For both the effects of the Fed buying Treasury bonds and the effects of QE in aggregate, the observed effects were, for the most part, small and rapidly reversed themselves when QE's effectiveness in spreading inflation-sensitive asset prices through the economy was dramatically reduced. In this context, the Federal Reserve's ability to sell Treasury bonds to lower funds rate became important. The central bank is authorized to purchase securities through the Federal Reserve System with its base funds to lower the Fed funds rate target; in particular, the Fed can buy securities that it has previously purchased, back to the day of purchase. Selling Treasury bonds to the Fed in order to sell to the public directly is known as the reverse repo program.
Overall, Increased private-sector investment, more so than before and allowed, could lead to rapid aggregation of economic bubbles. Therefore, this relationship between QE and the private sector is important to monitor as it influences not only the stock market but also the financial security of the common public.
By Yihan (Bradley) Tian
The Global Financial Crisis (GFC) of 2008 and the current one instigated by the COVID-19 pandemic have each claimed their respective titles as the largest global recession since the Great Depression. While both have inflicted significant contractions and volatility in financial markets worldwide, the two crises have notable differences in both their origins and their process of manifestation; the former was a financial crisis kindled by internal collapses of banking systems worldwide, while the latter is a global standstill induced by prevailing health threats. This article will focus on reviewing the progression of the 2008 GFC, as well as exploring key differences between the 2008 GFC and the COVID-19 pandemic.
Understanding the 2008 Global Financial Crisis
In 2001, the US economy underwent a periodic recession caused primarily by terrorist attacks, the dot-com crash, and massive accounting scandals. The federal government responded by reducing interest rates numerous times, which prompted the proliferation of cheap loans and credit. This influx of liquidity appealed to high-risk investors and desperate borrowers, especially those without income, jobs, or assets. As a result, the housing market flourished with subprime (low-credit) mortgages being distributed restlessly. Massive inflation in real estate prices followed suit. Furthermore, banks began to seek profit by distributing collateralized debt obligations (CDOs) to financial institutions. Essentially, these packages used the assets of borrowers (real estates, mostly) as collaterals, redirecting loan payments to contracted investors. The development of subprime loans drove exponential growth in the financial market - a bubble that began to burst in 2007.
The 2008 Global Financial Crisis began with subprime borrowers nationwide defaulting on their mortgages due to increased interest rates and saturations within the real estate sector. Financial institutions, overwhelmed with collateralized assets, faced significant liquidity problems. Consequently, market confidence plummeted sharply, and many financial institutions began filing for bankruptcy. Grave concerns arose all across the nation since bankruptcy within the financial market will result directly in the halting of all business activities. The federal government intervened heavily, providing bailouts and slashing interest rates to as low as 1%. It eventually enacted the National Economic Stabilization Act of 2008, releasing $700 billion to cover distressed assets.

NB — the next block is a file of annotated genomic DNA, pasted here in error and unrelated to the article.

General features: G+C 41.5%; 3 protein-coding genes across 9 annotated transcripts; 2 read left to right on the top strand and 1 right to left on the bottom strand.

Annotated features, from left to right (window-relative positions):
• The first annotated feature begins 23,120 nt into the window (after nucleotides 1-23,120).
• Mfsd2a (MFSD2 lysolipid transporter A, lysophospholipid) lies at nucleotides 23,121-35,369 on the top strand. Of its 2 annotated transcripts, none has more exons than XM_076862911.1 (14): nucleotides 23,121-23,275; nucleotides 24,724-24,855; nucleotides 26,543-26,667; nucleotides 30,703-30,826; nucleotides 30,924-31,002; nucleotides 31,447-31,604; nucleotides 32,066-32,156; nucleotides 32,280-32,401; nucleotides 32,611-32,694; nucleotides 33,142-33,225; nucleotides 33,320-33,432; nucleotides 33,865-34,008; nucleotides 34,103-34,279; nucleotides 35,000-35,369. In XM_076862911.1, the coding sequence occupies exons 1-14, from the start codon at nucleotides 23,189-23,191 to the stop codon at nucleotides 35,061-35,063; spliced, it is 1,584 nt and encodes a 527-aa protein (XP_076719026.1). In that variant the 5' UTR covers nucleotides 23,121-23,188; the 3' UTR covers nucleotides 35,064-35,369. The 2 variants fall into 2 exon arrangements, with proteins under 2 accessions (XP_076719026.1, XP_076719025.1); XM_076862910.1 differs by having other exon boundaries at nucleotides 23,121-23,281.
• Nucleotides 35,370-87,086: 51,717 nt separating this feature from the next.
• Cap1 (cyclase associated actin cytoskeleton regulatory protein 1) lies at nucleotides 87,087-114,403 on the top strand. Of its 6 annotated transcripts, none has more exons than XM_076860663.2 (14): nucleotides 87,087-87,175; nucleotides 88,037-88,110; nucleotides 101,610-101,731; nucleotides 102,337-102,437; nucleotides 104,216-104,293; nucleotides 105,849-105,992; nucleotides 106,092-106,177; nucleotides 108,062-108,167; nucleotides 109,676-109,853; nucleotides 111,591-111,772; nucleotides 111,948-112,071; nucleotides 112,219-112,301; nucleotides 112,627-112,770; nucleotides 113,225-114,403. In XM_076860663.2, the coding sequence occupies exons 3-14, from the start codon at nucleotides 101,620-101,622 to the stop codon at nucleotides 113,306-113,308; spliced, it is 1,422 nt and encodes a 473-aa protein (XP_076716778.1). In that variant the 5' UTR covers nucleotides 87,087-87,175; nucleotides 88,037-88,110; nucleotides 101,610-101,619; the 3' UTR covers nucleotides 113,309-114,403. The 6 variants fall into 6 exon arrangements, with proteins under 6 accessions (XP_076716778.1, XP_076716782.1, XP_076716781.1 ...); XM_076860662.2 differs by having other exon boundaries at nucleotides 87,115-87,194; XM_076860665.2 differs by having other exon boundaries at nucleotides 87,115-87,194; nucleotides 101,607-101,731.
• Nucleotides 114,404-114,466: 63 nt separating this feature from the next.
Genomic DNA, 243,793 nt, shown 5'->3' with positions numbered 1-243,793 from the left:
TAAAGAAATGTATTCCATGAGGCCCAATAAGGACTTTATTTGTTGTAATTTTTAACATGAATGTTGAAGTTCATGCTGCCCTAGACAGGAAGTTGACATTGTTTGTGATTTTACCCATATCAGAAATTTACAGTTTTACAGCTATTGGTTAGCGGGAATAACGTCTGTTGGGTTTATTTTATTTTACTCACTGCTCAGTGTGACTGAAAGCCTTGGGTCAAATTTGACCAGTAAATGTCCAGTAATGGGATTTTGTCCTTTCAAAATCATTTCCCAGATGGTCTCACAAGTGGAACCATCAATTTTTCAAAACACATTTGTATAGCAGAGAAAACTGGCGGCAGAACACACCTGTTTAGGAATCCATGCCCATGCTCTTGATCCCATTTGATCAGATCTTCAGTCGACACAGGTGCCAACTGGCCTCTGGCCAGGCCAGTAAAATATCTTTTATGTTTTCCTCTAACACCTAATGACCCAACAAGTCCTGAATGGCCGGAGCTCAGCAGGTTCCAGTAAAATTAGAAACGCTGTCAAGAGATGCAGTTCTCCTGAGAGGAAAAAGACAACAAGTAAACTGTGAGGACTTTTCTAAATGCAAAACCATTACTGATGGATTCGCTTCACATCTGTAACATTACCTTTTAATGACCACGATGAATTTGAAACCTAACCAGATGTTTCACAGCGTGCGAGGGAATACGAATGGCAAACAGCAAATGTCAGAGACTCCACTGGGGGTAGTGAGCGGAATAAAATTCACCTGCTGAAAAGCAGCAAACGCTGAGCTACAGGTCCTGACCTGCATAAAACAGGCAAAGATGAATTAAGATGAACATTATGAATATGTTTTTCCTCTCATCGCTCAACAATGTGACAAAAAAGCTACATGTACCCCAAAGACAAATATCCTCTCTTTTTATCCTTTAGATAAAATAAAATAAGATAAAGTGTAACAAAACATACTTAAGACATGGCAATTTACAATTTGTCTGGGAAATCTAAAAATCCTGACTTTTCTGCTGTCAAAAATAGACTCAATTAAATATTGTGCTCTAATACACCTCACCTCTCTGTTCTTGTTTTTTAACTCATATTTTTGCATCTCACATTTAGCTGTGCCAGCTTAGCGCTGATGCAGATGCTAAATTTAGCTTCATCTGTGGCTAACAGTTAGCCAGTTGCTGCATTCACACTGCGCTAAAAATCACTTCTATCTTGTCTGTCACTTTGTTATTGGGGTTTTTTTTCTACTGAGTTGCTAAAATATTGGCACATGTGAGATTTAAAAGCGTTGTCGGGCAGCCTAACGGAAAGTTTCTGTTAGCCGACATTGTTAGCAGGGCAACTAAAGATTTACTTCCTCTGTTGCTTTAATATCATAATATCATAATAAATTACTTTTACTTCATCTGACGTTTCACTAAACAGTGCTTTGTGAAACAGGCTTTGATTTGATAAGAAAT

As explained above, a prominent driver of the 2008 GFC is the lack of regulation on financial derivatives and credit policies. The crisis called for greater caution regarding high-risk financial instruments and scrutiny over mortgage distributions. While economic and financial damage generated by the COVID-19 pandemic is comparable to the result of the 2008 GFC, the current crisis has a vastly different origin and calls for different approaches for an eventual recovery.
Comparing the 2008 GFC with the COVID-19 Pandemic
While the two crises are vastly different in their origins and progression, both the 2008 GFC the COVID-19 pandemic are similar in igniting global uncertainties and massive economic contraction. Back in 2007, a lack of scrutinization on financial instruments and asset transactions resulted in skyrocketing uncertainties regarding the magnitude and severity of the underlying risks. This resulted in the freezing of international financial relationships, as well as increased volatilities in the forex market. Similarly, the COVID-19 pandemic also caused a spike in global uncertainty with the suspension of international business activities, stagnation in global supply chains, challenges in healthcare systems, dilemmas in governmental intervention, survival of physical retails & services, exacerbation of socioeconomic inequalities, and other dire concerns regarding the economic, financial, and political landscape.
Another significant factor is the impediments to economic prosperity. Both crises negatively impacted the US Gross Domestic Product and unemployment rates (see chart below). In its latest World Economic Outlook, the International Monetary Foundation (IMF) predicted that the global growth rate will decrease by 4.9% in 2020, which is particularly alarming for the lower class as the impediments may erase progress towards poverty reduction since the 1990s.
Nonetheless, the 2008 GFC and the COVID-19 Pandemic are more different than they are similar. Below are the key factors that distinguish the current situation from the past: